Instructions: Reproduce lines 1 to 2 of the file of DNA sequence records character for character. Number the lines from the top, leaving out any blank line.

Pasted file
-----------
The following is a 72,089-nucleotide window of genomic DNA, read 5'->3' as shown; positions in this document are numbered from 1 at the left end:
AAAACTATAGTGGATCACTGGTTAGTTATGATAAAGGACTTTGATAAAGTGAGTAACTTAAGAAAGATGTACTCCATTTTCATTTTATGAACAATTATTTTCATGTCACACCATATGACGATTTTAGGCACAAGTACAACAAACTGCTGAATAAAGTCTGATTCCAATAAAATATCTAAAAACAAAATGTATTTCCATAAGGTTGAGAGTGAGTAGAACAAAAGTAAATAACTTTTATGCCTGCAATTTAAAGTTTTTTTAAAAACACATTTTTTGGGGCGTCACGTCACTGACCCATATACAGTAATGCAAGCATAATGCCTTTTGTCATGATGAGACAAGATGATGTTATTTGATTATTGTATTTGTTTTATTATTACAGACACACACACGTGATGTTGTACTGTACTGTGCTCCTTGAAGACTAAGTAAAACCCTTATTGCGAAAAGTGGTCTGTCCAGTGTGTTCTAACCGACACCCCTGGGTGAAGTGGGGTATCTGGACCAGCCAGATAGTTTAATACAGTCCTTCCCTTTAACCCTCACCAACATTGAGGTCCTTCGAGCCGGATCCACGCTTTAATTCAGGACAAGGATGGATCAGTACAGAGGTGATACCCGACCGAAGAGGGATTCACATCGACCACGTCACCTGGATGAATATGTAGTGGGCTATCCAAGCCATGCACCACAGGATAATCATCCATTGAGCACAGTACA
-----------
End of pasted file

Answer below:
The following is a 72,089-nucleotide window of genomic DNA, read 5'->3' as shown; positions in this document are numbered from 1 at the left end:
AAAACTATAGTGGATCACTGGTTAGTTATGATAAAGGACTTTGATAAAGTGAGTAACTTAAGAAAGATGTACTCCATTTTCATTTTATGAACAATTATTTTCATGTCACACCATATGACGATTTTAGGCACAAGTACAACAAACTGCTGAATAAAGTCTGATTCCAATAAAATATCTAAAAACAAAATGTATTTCCATAAGGTTGAGAGTGAGTAGAACAAAAGTAAATAACTTTTATGCCTGCAATTTAAAGTTTTTTTAAAAACACATTTTTTGGGGCGTCACGTCACTGACCCATATACAGTAATGCAAGCATAATGCCTTTTGTCATGATGAGACAAGATGATGTTATTTGATTATTGTATTTGTTTTATTATTACAGACACACACACGTGATGTTGTACTGTACTGTGCTCCTTGAAGACTAAGTAAAACCCTTATTGCGAAAAGTGGTCTGTCCAGTGTGTTCTAACCGACACCCCTGGGTGAAGTGGGGTATCTGGACCAGCCAGATAGTTTAATACAGTCCTTCCCTTTAACCCTCACCAACATTGAGGTCCTTCGAGCCGGATCCACGCTTTAATTCAGGACAAGGATGGATCAGTACAGAGGTGATACCCGACCGAAGAGGGATTCACATCGACCACGTCACCTGGATGAATATGTAGTGGGCTATCCAAGCCATGCACCACAGGATAATCATCCATTGAGCACAGTACA